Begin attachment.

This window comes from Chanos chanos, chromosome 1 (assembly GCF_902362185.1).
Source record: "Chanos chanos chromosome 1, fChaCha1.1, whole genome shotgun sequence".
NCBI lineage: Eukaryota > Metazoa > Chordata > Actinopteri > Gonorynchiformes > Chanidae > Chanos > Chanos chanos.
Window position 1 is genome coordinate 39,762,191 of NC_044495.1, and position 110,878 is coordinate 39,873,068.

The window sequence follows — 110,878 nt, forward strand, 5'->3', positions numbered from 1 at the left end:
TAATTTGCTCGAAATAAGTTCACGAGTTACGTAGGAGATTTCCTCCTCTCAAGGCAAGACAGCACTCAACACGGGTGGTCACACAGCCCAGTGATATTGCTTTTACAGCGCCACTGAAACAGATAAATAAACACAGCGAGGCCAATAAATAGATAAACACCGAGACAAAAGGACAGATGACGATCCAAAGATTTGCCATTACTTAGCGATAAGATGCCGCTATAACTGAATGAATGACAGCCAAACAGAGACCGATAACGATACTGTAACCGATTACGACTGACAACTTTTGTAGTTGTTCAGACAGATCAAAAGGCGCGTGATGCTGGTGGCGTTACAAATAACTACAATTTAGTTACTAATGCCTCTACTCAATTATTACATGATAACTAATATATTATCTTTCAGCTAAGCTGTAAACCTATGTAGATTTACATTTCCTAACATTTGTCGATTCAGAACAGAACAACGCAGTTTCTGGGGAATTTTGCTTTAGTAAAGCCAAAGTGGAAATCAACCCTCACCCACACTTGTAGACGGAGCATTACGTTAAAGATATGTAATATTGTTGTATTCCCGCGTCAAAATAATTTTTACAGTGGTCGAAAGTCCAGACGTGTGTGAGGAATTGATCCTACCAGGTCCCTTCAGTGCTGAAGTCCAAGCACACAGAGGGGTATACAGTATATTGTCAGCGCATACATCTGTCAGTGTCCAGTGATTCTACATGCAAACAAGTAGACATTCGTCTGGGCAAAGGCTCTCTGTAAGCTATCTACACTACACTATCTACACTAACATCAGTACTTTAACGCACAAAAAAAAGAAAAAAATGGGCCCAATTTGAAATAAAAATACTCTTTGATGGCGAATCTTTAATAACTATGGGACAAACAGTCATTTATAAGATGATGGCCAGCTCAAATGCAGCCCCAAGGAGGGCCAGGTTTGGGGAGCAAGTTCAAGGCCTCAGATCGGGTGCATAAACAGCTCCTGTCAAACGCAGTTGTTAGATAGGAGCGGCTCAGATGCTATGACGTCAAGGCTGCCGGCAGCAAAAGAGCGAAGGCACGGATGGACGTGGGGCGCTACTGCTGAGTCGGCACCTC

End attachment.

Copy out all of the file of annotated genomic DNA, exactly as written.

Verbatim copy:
This window comes from Chanos chanos, chromosome 1 (assembly GCF_902362185.1).
Source record: "Chanos chanos chromosome 1, fChaCha1.1, whole genome shotgun sequence".
NCBI lineage: Eukaryota > Metazoa > Chordata > Actinopteri > Gonorynchiformes > Chanidae > Chanos > Chanos chanos.
Window position 1 is genome coordinate 39,762,191 of NC_044495.1, and position 110,878 is coordinate 39,873,068.

The window sequence follows — 110,878 nt, forward strand, 5'->3', positions numbered from 1 at the left end:
TAATTTGCTCGAAATAAGTTCACGAGTTACGTAGGAGATTTCCTCCTCTCAAGGCAAGACAGCACTCAACACGGGTGGTCACACAGCCCAGTGATATTGCTTTTACAGCGCCACTGAAACAGATAAATAAACACAGCGAGGCCAATAAATAGATAAACACCGAGACAAAAGGACAGATGACGATCCAAAGATTTGCCATTACTTAGCGATAAGATGCCGCTATAACTGAATGAATGACAGCCAAACAGAGACCGATAACGATACTGTAACCGATTACGACTGACAACTTTTGTAGTTGTTCAGACAGATCAAAAGGCGCGTGATGCTGGTGGCGTTACAAATAACTACAATTTAGTTACTAATGCCTCTACTCAATTATTACATGATAACTAATATATTATCTTTCAGCTAAGCTGTAAACCTATGTAGATTTACATTTCCTAACATTTGTCGATTCAGAACAGAACAACGCAGTTTCTGGGGAATTTTGCTTTAGTAAAGCCAAAGTGGAAATCAACCCTCACCCACACTTGTAGACGGAGCATTACGTTAAAGATATGTAATATTGTTGTATTCCCGCGTCAAAATAATTTTTACAGTGGTCGAAAGTCCAGACGTGTGTGAGGAATTGATCCTACCAGGTCCCTTCAGTGCTGAAGTCCAAGCACACAGAGGGGTATACAGTATATTGTCAGCGCATACATCTGTCAGTGTCCAGTGATTCTACATGCAAACAAGTAGACATTCGTCTGGGCAAAGGCTCTCTGTAAGCTATCTACACTACACTATCTACACTAACATCAGTACTTTAACGCACAAAAAAAAGAAAAAAATGGGCCCAATTTGAAATAAAAATACTCTTTGATGGCGAATCTTTAATAACTATGGGACAAACAGTCATTTATAAGATGATGGCCAGCTCAAATGCAGCCCCAAGGAGGGCCAGGTTTGGGGAGCAAGTTCAAGGCCTCAGATCGGGTGCATAAACAGCTCCTGTCAAACGCAGTTGTTAGATAGGAGCGGCTCAGATGCTATGACGTCAAGGCTGCCGGCAGCAAAAGAGCGAAGGCACGGATGGACGTGGGGCGCTACTGCTGAGTCGGCACCTC